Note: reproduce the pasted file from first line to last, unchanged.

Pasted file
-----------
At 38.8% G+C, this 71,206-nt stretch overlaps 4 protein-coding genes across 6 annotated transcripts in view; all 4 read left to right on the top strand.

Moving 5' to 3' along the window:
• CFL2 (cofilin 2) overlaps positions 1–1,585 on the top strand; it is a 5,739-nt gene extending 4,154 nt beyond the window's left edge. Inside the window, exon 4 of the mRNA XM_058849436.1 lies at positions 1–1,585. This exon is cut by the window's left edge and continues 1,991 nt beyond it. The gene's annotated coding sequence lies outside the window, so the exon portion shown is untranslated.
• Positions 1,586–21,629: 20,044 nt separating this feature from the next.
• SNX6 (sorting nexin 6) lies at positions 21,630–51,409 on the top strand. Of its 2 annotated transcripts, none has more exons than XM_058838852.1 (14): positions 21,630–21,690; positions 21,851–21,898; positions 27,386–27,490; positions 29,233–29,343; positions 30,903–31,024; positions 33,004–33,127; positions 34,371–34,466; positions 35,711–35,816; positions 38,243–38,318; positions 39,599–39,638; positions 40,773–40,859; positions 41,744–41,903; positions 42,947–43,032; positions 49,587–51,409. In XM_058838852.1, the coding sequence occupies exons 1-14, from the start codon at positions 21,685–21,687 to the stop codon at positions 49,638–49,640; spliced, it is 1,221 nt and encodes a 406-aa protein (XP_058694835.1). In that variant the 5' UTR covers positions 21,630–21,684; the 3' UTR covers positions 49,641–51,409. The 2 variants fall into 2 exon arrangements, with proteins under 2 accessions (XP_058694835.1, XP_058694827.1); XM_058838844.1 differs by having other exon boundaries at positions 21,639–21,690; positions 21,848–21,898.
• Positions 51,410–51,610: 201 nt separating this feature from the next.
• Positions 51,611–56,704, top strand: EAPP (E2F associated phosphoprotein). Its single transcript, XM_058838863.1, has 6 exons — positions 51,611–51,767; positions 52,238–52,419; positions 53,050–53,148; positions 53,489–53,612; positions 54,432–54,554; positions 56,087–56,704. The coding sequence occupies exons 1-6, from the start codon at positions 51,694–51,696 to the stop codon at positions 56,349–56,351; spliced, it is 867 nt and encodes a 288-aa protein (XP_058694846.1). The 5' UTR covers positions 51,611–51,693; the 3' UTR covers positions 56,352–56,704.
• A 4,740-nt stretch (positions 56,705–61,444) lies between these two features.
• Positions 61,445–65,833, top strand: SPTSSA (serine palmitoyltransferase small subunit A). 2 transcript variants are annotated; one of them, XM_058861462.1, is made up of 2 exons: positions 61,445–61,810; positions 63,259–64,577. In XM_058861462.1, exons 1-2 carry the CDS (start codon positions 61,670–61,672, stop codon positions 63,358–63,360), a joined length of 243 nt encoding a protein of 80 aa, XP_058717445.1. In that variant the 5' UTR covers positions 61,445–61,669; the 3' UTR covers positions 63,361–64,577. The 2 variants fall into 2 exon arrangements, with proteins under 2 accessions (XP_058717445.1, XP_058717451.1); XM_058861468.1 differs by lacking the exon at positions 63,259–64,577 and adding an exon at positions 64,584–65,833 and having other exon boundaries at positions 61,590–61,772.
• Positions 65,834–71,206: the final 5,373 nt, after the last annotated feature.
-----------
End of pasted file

At 38.8% G+C, this 71,206-nt stretch overlaps 4 protein-coding genes across 6 annotated transcripts in view; all 4 read left to right on the top strand.

Moving 5' to 3' along the window:
• CFL2 (cofilin 2) overlaps positions 1–1,585 on the top strand; it is a 5,739-nt gene extending 4,154 nt beyond the window's left edge. Inside the window, exon 4 of the mRNA XM_058849436.1 lies at positions 1–1,585. This exon is cut by the window's left edge and continues 1,991 nt beyond it. The gene's annotated coding sequence lies outside the window, so the exon portion shown is untranslated.
• Positions 1,586–21,629: 20,044 nt separating this feature from the next.
• SNX6 (sorting nexin 6) lies at positions 21,630–51,409 on the top strand. Of its 2 annotated transcripts, none has more exons than XM_058838852.1 (14): positions 21,630–21,690; positions 21,851–21,898; positions 27,386–27,490; positions 29,233–29,343; positions 30,903–31,024; positions 33,004–33,127; positions 34,371–34,466; positions 35,711–35,816; positions 38,243–38,318; positions 39,599–39,638; positions 40,773–40,859; positions 41,744–41,903; positions 42,947–43,032; positions 49,587–51,409. In XM_058838852.1, the coding sequence occupies exons 1-14, from the start codon at positions 21,685–21,687 to the stop codon at positions 49,638–49,640; spliced, it is 1,221 nt and encodes a 406-aa protein (XP_058694835.1). In that variant the 5' UTR covers positions 21,630–21,684; the 3' UTR covers positions 49,641–51,409. The 2 variants fall into 2 exon arrangements, with proteins under 2 accessions (XP_058694835.1, XP_058694827.1); XM_058838844.1 differs by having other exon boundaries at positions 21,639–21,690; positions 21,848–21,898.
• Positions 51,410–51,610: 201 nt separating this feature from the next.
• Positions 51,611–56,704, top strand: EAPP (E2F associated phosphoprotein). Its single transcript, XM_058838863.1, has 6 exons — positions 51,611–51,767; positions 52,238–52,419; positions 53,050–53,148; positions 53,489–53,612; positions 54,432–54,554; positions 56,087–56,704. The coding sequence occupies exons 1-6, from the start codon at positions 51,694–51,696 to the stop codon at positions 56,349–56,351; spliced, it is 867 nt and encodes a 288-aa protein (XP_058694846.1). The 5' UTR covers positions 51,611–51,693; the 3' UTR covers positions 56,352–56,704.
• A 4,740-nt stretch (positions 56,705–61,444) lies between these two features.
• Positions 61,445–65,833, top strand: SPTSSA (serine palmitoyltransferase small subunit A). 2 transcript variants are annotated; one of them, XM_058861462.1, is made up of 2 exons: positions 61,445–61,810; positions 63,259–64,577. In XM_058861462.1, exons 1-2 carry the CDS (start codon positions 61,670–61,672, stop codon positions 63,358–63,360), a joined length of 243 nt encoding a protein of 80 aa, XP_058717445.1. In that variant the 5' UTR covers positions 61,445–61,669; the 3' UTR covers positions 63,361–64,577. The 2 variants fall into 2 exon arrangements, with proteins under 2 accessions (XP_058717445.1, XP_058717451.1); XM_058861468.1 differs by lacking the exon at positions 63,259–64,577 and adding an exon at positions 64,584–65,833 and having other exon boundaries at positions 61,590–61,772.
• Positions 65,834–71,206: the final 5,373 nt, after the last annotated feature.